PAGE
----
The Purchase-Lease Switch Car Dealer Scam
The purchase-lease switch scam is when a dealer switches a buyer unknowingly from a retail purchase to a lease when purchasing a vehicle.
I’m not saying there’s anything wrong with leasing a car. I am saying leasing a vehicle is not for everyone, especially if you’re not aware you are about to sign for one.
Main Difference Between a Lease and Retail Purchase
The two most common ways to buy a new car at a dealership are a retail installment contract or a lease. Certain restrictions may apply to a lease that might not make it the right decision for some people.
After making all the payments on a retail installment contract, you will own the car free and clear.
When leasing a vehicle, you’re essentially just renting it for a certain period, generally between 12-60 months. You will not own the car at the end of the lease term.
After the initial lease, you’ll have a substantial residual balance you’re responsible for. You can either write a check to pay the car off, walk away, or trade it for another vehicle.
1) A Retail Installment Contract
You will enter into a retail installment contract with a lender when purchasing a car. You will be making payments to the lender for the total amount financed, plus interest, for a specific time. Usually, these contracts will be anywhere from 12 to 84 months or more.
There are no mileage restrictions or any other rules. Once the contract is satisfied, you will own the vehicle free and clear.
2) The Lease Installment Contract
Leasing a vehicle is based entirely on paying for the amount by which a vehicle’s value depreciates during the time you’re driving it, essentially renting it. Leasing agreements are typically 12 to 48 months but can also be up to 60 months.
Several restrictions may apply when leasing a vehicle. Mileage restrictions, insurance coverage, and failure to maintain your car during your lease can ultimately lead to higher costs.
Once the initial lease term is completed, you will not own the vehicle and will still have a remaining balance owed on the car.
How the Purchase-Lease Switch Scam Works
Unlike other finance process scams, the purchase-lease scam comes into play when you’re negotiating payments with a salesperson. A salesperson will lead you to believe you’re purchasing a vehicle when you’re presented with lease payments and terms.
You may think, “how could anyone not realize they’re talked into a lease?” I promise you; that this happens every day in dealerships nationwide. Again, leasing is not bad if you understand the game’s rules.
A salesperson may also tell you that you’ll own the car at the end of the lease term. This is not entirely true because, at the end of an initial lease term, you’ll have a substantial residual still owed on the vehicle if you choose to keep it. What that means to you is more payments for a few more years.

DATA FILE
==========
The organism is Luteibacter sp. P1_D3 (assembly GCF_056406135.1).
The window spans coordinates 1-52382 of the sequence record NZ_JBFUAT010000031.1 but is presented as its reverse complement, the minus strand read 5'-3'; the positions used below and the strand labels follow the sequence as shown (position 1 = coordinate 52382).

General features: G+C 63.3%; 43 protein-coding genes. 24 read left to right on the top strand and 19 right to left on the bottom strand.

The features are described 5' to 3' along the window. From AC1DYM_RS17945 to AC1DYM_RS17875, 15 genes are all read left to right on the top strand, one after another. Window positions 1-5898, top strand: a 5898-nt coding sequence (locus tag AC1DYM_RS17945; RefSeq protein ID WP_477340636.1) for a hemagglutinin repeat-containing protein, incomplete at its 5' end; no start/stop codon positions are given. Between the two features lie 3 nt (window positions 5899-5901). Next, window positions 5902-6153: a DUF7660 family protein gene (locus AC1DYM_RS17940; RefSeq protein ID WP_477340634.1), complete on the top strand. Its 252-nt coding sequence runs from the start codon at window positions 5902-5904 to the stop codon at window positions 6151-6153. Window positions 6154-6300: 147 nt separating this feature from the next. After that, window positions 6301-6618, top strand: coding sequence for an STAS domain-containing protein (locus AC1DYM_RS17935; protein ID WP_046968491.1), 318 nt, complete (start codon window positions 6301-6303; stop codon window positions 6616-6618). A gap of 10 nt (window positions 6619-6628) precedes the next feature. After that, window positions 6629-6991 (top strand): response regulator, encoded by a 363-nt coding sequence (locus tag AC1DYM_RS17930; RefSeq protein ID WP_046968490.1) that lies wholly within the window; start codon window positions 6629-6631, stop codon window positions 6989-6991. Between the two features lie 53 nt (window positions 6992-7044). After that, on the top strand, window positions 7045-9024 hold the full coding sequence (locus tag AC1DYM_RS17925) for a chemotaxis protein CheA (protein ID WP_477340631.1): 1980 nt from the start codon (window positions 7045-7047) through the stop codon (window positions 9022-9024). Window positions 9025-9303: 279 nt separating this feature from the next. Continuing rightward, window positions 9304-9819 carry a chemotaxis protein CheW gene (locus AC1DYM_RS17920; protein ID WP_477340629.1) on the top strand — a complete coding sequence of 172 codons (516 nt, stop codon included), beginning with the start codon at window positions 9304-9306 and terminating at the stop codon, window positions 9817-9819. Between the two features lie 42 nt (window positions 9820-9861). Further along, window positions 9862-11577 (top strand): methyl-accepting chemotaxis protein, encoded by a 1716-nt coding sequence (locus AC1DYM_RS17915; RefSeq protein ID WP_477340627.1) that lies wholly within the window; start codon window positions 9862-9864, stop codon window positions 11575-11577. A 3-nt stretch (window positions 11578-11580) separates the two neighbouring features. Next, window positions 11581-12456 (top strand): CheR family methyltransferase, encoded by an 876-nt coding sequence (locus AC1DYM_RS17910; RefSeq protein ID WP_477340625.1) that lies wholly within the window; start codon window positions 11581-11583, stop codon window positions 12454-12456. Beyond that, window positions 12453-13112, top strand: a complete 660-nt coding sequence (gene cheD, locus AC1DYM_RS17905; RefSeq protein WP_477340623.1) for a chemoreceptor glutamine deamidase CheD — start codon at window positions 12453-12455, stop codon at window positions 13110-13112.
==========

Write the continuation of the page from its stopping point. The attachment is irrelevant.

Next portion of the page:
Some salespeople may also tell you that you’re building equity in the vehicle while making the lease payments; this is also false. You don’t own the vehicle; the leasing company owns the car.
Example of How a Dealer May Talk You Into a Lease
A car salesperson may use the negotiating table to sway you away from a retail purchase, trapping you into an unwanted lease. Leasing is not the wrong way to pay for a car, but it’s not for everyone.
After presenting you with $500/mo payments, the car salesman will return to the sales manager and have them write a $350/mo lease payment for the same car. When presented with the lower payment and under the stress of buying a car, all you see is the more down payment and tend to forget about everything else. Keep in mind that leasing is not suitable for everybody.
After presenting you with much lower payments on the exact vehicle, the salesperson may not touch on the negatives of leasing a vehicle when given car loan payments at a dealership. You should always ask if you’re being offered “purchase payments” or “lease payments” before deciding.
How to Avoid the Purchase-Lease Scam
- Always read everything before you sign it, especially the contract. A Motor Vehicle Lease Agreement will have the word lease printed. Some manufacturers have fancy names for lease programs like “Red Carpet Option.” Always ask if these types of programs are similar to a lease.
- Online competition between dealers always gets you the best price.
- Car dealers will also commit the lease-purchase scam in their advertising. When you see a super low payment for an advertised vehicle, look for the asterisk or symbol beside the price. Read the small print and see if it states the payment or price advertised is only available if you lease the vehicle.
- Only finance with a car dealer as a last resort. Check current finance programs and apply with your bank or local credit union, or for the best interest rates, use online auto finance lenders to get free car loan quotes.
- Don’t talk to several salespeople at the same time. Dealers may use this technique, overloading you with information, to confuse you into buying a car without making good car-buying decisions.
- Do your homework first before contacting a car dealership. Decide on the vehicle you want to buy and figure a fair profit new car offer beforehand.
- Don’t visit a car dealership alone. Take a close friend or family member with you. Fast-talking salespeople are very talented in manipulating you into buying something you don’t want or, worse yet, can’t afford.